Unlawful business practices by foreclosure trustees operating in Washington state appear to more serious than previously thought.
A six-month investigation by the state Attorney General’s Office has uncovered a disturbing problem that can jeopardize a homeowner’s chances of putting the brakes on a foreclosure.
The state investigation has revealed that some of the largest trustees doing business in this state don’t maintain actual offices and local phone numbers for homeowners to call. This despite the fact that state law requires foreclosure trustees to maintain these lines of communication with homeowners in danger of losing their homes.
This is unacceptable: Homeowners who could make a legitimate case to stop a foreclosure are having difficulty getting through to trustees.
Homeowners need an office or an easily accessible person to call to make last-minute payments or provide documents that may prove a forced sale of their home should be halted.
Foreclosures run on tight, unforgiving timelines with life-changing decisions looming around the corner. Homeowners facing loss of their home have the right – the legal right – to talk to someone face to face when there is a problem.
In 2008, when the housing market crash and mortgage crisis was starting to hit, the state Legislature amended the state Deed of Trust statute to ensure that trustees are knowledgeable about state foreclosure laws, including making sure they are available for last-minute catch-up, mortgage payments or to receive new information from homeowners that could be a game-changer.
It’s not sufficient to just have an agent based in the state. The law requires that the trustee itself maintain an office in the state with a phone number for homeowners in foreclosure to call.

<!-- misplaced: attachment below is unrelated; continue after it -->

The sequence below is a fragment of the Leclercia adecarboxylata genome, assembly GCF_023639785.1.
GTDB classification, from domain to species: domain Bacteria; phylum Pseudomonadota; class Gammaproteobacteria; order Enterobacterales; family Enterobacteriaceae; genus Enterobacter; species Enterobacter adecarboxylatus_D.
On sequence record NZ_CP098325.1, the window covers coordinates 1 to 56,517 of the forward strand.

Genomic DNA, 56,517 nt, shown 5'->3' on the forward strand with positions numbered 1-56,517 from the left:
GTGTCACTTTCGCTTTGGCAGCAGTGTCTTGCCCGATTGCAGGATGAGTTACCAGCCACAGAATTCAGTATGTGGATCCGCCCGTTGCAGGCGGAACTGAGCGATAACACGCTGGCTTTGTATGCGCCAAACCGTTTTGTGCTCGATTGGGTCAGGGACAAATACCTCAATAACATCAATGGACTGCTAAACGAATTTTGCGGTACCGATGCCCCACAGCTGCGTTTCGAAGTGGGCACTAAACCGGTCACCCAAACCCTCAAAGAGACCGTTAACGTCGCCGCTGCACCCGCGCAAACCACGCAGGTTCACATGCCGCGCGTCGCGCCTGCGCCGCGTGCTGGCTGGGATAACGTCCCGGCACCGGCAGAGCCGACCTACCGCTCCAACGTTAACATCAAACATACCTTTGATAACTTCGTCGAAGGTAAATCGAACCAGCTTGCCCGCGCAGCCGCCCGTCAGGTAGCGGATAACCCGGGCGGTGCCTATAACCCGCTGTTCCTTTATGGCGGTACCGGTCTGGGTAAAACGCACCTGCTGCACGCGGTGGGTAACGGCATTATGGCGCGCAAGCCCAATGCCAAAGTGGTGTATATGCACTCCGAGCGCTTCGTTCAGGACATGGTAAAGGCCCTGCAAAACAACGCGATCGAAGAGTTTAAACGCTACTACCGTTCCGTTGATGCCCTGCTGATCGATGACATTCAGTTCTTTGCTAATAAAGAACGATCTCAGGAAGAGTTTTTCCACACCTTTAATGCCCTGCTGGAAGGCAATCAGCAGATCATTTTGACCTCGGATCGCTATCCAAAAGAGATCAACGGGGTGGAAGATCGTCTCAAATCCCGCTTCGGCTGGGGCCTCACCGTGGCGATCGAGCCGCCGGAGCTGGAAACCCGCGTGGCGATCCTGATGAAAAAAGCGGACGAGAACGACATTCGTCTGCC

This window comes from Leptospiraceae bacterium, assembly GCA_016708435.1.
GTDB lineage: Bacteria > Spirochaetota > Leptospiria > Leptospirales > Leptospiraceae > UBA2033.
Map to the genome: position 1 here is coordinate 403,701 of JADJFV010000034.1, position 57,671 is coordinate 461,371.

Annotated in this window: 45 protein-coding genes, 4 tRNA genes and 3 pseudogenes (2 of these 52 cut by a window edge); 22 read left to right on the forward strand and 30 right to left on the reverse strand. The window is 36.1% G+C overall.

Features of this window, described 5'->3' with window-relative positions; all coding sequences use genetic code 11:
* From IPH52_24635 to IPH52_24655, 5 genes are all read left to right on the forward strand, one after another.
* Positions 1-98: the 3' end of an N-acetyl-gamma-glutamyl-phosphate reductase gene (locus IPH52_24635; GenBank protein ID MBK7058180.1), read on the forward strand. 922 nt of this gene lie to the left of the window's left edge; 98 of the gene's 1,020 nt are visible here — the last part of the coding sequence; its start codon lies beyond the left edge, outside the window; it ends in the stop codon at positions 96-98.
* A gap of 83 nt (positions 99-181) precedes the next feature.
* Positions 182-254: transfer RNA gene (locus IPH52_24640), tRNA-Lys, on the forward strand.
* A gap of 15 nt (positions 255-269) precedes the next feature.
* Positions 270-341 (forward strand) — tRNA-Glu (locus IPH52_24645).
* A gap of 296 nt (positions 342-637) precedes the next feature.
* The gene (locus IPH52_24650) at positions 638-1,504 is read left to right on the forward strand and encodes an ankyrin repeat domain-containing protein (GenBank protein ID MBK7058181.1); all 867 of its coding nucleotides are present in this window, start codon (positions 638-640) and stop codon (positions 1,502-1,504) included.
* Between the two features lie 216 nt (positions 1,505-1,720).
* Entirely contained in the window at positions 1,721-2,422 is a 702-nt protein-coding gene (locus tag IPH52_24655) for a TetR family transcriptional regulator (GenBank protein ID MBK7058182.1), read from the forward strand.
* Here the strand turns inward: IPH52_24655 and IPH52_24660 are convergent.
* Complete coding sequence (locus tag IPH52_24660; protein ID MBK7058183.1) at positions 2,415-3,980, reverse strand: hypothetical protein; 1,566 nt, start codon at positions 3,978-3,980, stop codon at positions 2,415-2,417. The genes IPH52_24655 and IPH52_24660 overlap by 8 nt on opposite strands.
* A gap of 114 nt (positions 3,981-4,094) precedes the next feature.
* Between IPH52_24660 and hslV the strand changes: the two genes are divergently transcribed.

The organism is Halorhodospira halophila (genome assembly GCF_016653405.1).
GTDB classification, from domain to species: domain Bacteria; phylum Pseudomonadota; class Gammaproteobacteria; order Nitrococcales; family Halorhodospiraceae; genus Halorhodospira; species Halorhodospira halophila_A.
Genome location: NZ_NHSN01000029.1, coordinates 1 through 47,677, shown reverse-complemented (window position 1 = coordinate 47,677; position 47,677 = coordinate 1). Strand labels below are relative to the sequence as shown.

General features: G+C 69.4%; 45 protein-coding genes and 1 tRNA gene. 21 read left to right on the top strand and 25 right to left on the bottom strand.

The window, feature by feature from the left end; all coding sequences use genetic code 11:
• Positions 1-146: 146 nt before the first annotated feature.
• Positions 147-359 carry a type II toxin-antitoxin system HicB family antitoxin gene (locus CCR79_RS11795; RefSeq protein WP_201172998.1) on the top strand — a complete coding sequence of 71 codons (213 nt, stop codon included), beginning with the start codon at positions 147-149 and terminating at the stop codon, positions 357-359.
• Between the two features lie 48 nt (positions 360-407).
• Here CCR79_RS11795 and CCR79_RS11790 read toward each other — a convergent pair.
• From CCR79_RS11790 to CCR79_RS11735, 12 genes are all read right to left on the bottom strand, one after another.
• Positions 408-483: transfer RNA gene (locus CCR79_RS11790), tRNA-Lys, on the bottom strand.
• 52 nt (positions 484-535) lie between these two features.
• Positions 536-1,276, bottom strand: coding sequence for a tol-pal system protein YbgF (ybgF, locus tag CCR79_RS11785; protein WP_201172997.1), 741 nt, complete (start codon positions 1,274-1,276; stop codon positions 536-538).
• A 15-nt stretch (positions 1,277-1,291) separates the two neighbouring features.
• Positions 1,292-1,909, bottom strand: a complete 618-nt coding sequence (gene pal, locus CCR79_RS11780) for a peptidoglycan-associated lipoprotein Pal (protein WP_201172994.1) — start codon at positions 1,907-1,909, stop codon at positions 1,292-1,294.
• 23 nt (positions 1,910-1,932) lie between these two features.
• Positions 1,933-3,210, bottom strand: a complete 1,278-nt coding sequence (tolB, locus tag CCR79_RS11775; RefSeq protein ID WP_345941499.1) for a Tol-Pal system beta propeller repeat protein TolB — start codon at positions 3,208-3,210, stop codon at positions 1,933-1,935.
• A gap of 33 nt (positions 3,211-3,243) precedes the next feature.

Some of the largest trustees operating in the state are not in compliance with the law, state Attorney General Rob McKenna said. The Attorney General’s Office has put the suspect trustees on notice but is not naming them until the investigation is complete. It’s incumbent upon those trustees to stop their questionable practices or face the full force of the law.
In addition, all trustees doing business in the state received a letter last week, reminding them of their obligations under the Deed of Trust statue.
It’s important to note that this development is in addition to a multi-state investigation by attorneys general into abuses in the mortgage servicing industry.
Trustees involved in the multi-state probe received a letter last October telling them to suspend any questionable foreclosures involving such things as inaccurate documents, conflict of interest, faulty chains of title and failure to provide disclosures and conduct mediations.
These complicated cases are still under review. Once complete, violators should be identified and prosecuted.
Meanwhile, homeowners in foreclosure need to take steps to protect themselves from unscrupulous foreclosure practices. They need to seek the advice of a housing counselor or attorney if they believe they have cause to stop a foreclosure.
Some of the possible reasons for halting a foreclosure proceeding include: a mortgage servicer failed to credit a payment, a homeowner didn’t receive notice of a foreclosure, or a mortgage servicer won’t respond to a genuine contract to sell the home.
Homeowners who are unable to find a local address or phone number for their trustee should file a complaint with the Attorney General’s Office online at atg.wa.gov/FileAComplaint.aspx.
Homeowners be aware: Washington is a nonjudicial foreclosure state, which means a lender can proceed directly to selling a house at a public auction without first filing a lawsuit. Unfortunately, this puts the burden on homeowners to seek a court order to halt the sale, if they believe they have been aggrieved.
For those who can’t afford an attorney, there is a home ownership hot line that can be of help. It is 877-894-4663. Additional resources are available at www.arg.wa.gov/foreclosure.aspx.
The Attorney General’s Office must continue to fight for the rights of consumers victimized by misleading business practices by foreclosure trustees. Foreclosures must be able to pass the test of fairness with the homeowner given every legal and reasonable opportunity to keep from losing his or her home.